Holiday giant Thomas Cook stops selling tickets to Seaworld and Loro Parque
Following a three month ultimatum to improve welfare standards Whale and Dolphin Conservation welcomes Thomas Cook’s decision to stop selling tickets to SeaWorld in the United States and Loro Parque in Tenerife.
After a successful WDC campaign calling on tour operators to fully implement the animal welfare guidelines that the travel association ABTA compiled in 2013, Thomas Cook began to independently audit all its suppliers against these guidelines last year.
SeaWorld and many other facilities continue to flout these ABTA industry standards. In captivity whales and dolphins are held in stark, artificial tanks with no natural stimulation, making it impossible for these complex creatures to exhibit natural behaviour. If any facility were to fully comply with ABTA guidance then it should not hold whales and dolphins in captivity.
Peter Fankhauser, chief executive of Thomas Cook, said in an interview with The Times “We’re conscious of changing customer sentiment. We have engaged with animal welfare specialists in the past 18 months and taken account of the scientific evidence they have provided.”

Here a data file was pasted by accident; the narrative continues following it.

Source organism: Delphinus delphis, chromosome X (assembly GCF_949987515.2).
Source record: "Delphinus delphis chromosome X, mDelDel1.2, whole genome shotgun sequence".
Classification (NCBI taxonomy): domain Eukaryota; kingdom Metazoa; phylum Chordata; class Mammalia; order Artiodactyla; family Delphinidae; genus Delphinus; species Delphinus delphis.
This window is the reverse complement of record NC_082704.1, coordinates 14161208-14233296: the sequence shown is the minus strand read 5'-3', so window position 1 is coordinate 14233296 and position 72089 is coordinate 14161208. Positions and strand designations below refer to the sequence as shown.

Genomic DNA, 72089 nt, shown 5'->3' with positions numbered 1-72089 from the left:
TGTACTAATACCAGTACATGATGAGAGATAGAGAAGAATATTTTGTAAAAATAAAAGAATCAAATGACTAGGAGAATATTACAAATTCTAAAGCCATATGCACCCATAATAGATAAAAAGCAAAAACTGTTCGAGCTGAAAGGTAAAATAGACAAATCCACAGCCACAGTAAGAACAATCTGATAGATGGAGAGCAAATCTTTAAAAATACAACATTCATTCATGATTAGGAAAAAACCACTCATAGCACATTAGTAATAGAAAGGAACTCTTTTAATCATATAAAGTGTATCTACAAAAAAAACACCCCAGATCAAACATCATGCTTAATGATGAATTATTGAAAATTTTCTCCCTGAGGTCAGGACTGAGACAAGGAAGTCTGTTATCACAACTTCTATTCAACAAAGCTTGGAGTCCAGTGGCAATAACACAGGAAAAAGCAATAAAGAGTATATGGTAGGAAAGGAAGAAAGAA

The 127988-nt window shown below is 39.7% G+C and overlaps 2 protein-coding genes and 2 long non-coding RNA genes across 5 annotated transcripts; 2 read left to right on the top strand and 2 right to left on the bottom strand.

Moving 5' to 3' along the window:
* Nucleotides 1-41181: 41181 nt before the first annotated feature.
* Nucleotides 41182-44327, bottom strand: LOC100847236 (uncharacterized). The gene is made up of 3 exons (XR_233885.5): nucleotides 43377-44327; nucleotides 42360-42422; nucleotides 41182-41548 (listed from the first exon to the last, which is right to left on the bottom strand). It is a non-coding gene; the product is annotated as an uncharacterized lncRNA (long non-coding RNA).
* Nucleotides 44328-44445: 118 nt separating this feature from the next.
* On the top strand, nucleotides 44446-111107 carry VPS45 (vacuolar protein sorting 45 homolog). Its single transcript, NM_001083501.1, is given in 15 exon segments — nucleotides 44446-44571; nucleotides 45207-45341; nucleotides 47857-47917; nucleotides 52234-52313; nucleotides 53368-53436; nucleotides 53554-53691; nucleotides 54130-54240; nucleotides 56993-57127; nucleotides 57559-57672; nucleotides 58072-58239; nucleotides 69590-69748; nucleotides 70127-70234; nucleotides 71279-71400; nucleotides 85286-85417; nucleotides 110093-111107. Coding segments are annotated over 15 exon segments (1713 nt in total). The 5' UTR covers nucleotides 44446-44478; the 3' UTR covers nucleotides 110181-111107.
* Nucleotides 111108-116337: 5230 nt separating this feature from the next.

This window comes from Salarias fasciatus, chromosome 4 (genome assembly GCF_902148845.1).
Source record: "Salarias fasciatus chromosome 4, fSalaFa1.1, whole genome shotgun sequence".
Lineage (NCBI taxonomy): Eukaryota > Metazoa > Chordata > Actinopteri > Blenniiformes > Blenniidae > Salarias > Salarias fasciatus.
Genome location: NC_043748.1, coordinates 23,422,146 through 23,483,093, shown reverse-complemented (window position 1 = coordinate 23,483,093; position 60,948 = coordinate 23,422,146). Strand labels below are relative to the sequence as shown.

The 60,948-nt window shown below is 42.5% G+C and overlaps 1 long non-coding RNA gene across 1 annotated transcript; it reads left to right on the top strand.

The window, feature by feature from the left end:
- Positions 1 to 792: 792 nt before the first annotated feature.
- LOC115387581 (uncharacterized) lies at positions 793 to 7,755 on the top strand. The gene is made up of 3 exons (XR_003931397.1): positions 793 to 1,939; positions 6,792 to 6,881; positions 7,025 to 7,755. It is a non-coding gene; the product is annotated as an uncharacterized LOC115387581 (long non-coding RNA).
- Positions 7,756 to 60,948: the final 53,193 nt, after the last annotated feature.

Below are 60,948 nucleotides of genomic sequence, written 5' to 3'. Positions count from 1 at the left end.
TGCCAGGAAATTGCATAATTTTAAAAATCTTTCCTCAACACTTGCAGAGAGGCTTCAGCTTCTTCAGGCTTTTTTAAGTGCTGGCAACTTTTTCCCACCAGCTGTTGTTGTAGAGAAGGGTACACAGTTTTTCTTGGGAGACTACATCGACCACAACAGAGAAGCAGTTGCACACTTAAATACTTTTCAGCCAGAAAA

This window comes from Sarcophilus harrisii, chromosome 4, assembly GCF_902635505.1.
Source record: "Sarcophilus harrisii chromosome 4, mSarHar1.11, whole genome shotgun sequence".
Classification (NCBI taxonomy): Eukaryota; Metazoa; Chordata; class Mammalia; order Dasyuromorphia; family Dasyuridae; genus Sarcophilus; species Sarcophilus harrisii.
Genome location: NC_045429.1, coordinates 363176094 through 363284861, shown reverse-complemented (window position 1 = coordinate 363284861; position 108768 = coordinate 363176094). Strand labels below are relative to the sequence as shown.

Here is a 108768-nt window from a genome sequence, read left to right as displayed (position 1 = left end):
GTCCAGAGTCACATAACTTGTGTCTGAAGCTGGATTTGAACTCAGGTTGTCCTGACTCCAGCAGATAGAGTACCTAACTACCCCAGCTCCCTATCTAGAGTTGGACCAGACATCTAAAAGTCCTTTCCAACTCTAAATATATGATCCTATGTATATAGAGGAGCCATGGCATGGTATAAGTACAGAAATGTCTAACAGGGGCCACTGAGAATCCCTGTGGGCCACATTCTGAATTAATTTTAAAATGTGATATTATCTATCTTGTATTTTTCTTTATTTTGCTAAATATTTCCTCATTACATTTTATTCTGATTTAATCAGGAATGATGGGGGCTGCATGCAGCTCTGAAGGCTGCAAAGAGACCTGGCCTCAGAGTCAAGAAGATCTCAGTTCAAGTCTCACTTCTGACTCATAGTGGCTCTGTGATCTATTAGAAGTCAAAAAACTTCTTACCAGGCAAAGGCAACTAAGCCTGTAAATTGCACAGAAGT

WDC has been working closely with Thomas Cook, advising them about whales and dolphins in tourism and welcomes Thomas Cook’s move as a huge step in the right direction.
Rob Lott, WDC’s End Captivity Campaigner, says “This is a bold move by Thomas Cook and should be applauded. Thomas Cook is the first major UK tour operator to drop existing facilities where animal welfare issues were causing concern. The decision is based on two factors – the scientific evidence which demonstrates that whales and dolphins are totally unsuitable for life in a tank and the serious concerns the public has about keeping these highly social, intelligent creatures confined just for our entertainment.
Other operators like Virgin holidays have started to take action but more can be done. Some, like British Airways, have ignored WDC’s approaches and see nothing wrong with this practice. Perhaps this move by Thomas Cook may change their stance. Whales and dolphins should be wild and free not performing silly tricks for our entertainment.
Our sincere hope is that other travel companies will now follow Thomas Cook’s lead and take animal welfare concerns more seriously”.